Dear Wisconsinites: Were your local polls open for early voting today in Wisconsin?
The polls in the Town of Shields in rural Marquette County were closed when Sandy Becker stopped by on the 2nd to last early voting day – Thursday.
Sandy contacted me online and on the phone and described the scene.
The town hall’s doors were locked and an 8 1/2″ by 11″ piece of paper that listed all voters who were sent an absentee ballot was tacked to the front door. The sheet did not list a clerk phone number or mention appointment options.
The population of Shields was 456 at the 2000 census. Before you blow this post off as insignificant,cosmopolitan readers, consider if you will that 30% of Wisconsin’s population lives in towns. How the vote is conducted in these tiny towns is a big deal.
Sandy knew about early voting by reading about it on the net but she also had taken the extra step of calling Wisconsin’s Government Accountability Board office about a week and a half ago to confirm early voting dates: October 22 – November 2.[Take note -due to WI GOP legislative action there’s no more day before election Tuesday voting and you lost about 2 weeks of early vote time this year as compared to previous years.]
After finding the doors locked at the town clerk office, Sandy called her county clerk who told her that she could make an appointment with the local clerk Patrick Tierney to vote. Sandy said she wasn’t interested due to another situation, which I will describe later in this post.
Sandy next called the GAB and left a message. Within an hour she received a return call in which she learned that clerk offices – which serve as early voting poll sites in Wisconsin – are supposed to be open every day until 5PM during the early voting period or clerks may post a phone number on their doors so that voters know how to reach them for further assistance. Clerks may also delegate responsibility for manning the early voting polls to others such as workers.
Sandy told me by phone, “That’s not the way voting is supposed to be. If you’re supposed to be available until 5 then you have to be available until 5 and if you’re not going to be there then maybe you don’t need to be doing the job”.
Sandy is filing a formal complaint with the GAB tonight through their web site and she’ll stand in line to vote in person next week Tuesday.
“We live in a community that is very small and very red but I know I’m not the only new person here. So how does somebody who’s never voted here before and they have a screwy work schedule – they go to the polling place and it’s locked, and there’s no number to call – What do they do?, ” Sandy said.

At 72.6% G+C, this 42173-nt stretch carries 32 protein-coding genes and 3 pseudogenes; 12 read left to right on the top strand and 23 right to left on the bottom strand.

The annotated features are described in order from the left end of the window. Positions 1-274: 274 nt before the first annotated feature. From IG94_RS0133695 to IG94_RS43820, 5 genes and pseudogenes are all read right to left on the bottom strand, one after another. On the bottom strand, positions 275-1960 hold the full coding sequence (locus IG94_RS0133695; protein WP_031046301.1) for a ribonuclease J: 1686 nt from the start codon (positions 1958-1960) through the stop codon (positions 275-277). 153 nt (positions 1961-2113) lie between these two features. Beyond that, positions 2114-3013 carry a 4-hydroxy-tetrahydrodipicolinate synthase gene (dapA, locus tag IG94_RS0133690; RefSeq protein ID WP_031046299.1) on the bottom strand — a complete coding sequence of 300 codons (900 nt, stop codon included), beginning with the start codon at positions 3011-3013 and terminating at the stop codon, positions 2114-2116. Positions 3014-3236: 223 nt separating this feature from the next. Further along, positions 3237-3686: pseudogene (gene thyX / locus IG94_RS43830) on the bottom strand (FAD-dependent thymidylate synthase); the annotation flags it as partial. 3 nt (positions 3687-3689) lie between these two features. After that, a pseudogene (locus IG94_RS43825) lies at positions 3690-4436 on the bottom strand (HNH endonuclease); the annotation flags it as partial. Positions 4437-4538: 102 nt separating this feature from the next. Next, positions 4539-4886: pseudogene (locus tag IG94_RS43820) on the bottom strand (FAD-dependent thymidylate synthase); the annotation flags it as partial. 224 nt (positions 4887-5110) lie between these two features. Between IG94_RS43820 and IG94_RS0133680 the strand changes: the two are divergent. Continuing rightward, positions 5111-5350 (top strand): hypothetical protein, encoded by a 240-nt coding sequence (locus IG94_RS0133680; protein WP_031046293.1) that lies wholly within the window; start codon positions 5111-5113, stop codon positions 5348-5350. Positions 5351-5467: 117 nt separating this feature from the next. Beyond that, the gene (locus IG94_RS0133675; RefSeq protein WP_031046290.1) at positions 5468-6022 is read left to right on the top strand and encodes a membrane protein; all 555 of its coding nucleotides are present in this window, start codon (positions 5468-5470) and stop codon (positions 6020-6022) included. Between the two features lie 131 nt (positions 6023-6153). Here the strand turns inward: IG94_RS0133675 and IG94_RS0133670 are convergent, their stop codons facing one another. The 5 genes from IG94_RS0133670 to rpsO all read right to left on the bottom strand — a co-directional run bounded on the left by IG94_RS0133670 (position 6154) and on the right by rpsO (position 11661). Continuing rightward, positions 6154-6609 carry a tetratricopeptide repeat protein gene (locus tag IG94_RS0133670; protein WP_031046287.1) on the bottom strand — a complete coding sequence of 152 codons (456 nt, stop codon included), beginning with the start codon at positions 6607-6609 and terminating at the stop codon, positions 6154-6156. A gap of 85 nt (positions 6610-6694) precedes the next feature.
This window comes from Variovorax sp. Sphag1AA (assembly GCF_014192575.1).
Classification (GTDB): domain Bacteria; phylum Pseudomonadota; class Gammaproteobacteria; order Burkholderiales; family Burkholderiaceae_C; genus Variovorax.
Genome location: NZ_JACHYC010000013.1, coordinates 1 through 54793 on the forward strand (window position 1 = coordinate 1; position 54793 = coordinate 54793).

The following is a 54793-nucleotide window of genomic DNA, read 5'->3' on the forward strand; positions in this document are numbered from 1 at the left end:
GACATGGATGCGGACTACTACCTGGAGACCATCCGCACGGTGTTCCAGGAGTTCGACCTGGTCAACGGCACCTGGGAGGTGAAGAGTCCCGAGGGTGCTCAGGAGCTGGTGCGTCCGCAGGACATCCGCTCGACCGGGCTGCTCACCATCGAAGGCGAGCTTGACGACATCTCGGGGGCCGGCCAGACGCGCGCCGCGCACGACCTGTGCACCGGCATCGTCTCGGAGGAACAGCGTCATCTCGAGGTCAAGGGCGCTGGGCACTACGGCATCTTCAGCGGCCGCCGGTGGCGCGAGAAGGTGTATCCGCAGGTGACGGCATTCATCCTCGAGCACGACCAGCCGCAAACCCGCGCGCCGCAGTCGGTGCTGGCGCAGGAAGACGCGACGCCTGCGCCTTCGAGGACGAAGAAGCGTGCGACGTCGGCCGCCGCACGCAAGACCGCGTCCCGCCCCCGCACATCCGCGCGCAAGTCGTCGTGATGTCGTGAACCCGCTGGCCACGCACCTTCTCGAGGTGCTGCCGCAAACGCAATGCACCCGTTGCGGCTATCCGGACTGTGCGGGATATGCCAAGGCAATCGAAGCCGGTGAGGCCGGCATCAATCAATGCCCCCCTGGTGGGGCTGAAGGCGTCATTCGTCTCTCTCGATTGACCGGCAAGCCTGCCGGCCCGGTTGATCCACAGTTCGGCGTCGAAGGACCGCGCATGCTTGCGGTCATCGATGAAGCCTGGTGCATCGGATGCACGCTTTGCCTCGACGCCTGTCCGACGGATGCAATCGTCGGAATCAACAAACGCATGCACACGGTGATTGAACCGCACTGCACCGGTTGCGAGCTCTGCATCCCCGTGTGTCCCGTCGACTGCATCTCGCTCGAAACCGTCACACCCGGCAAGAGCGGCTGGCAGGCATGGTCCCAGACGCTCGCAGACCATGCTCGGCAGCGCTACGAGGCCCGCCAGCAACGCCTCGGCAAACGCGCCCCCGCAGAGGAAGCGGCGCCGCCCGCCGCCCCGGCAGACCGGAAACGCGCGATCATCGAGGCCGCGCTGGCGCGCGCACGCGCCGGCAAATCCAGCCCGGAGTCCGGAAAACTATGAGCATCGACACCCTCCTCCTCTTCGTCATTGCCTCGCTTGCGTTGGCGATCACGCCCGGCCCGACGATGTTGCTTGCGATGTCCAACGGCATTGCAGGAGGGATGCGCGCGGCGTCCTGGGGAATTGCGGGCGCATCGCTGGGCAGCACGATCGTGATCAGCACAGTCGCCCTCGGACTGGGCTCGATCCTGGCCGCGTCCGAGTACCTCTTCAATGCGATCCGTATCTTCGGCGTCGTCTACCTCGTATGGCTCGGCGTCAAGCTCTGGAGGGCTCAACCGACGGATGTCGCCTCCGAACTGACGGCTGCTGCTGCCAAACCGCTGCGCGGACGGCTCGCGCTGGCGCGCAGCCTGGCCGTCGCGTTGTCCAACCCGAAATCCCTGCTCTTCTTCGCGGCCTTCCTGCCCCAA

If you see something at a poll site that doesn’t pass the smell test or obstructs your vote, there are a couple of things you can do.
You can call or email the Wisconsin GAB.
You could reach out to the Wisconsin Election Protection on their facebook page, or via their phone number 1-866-OUR-VOTE.
From the WEP About page, “We are affiliated with the Lawyers Committee on Civil Rights, ACLU-Wisconsin, AFL-CIO and many other entities.”
Note: Expect this post to feature additional information from GAB and/or WEP in the near future. I would call Mr. Tierney, but from what Sandy tells me, he really does not like to receive phone calls.
June Recall and Absentee Ballots
Sandy says she already had a bad experience with her local clerk before the June recall election when she called him to get absentee ballots. She called on a Thursday night to request an absentee ballot for her and her husband and got no response so she then called the following night and got no response. She waited over the weekend and got no return call. She then called on Monday. On the bright side, Mr. Tierney finally picked up the phone. On the down side, he delivered insulting words to Sandy which she relayed to me blow by blow as if they were seared into memory. To roughly paraphrase, he told her she’d greatly inconvenienced him, that she would get her ballots when she got them, and he told her she needed “her hand held”.
She then called the GAB directly about her missing ballots and spoke with her county clerk as well. Through discussions with both parties she realized that Tierney told GAB he sent her ballots on one day when he simply couldn’t have. She reviewed the postmark of the envelope when the ballots did get to her and confirmed that Tierney had dissembled. Sandy filed a complaint and submitted all she had documented to the GAB.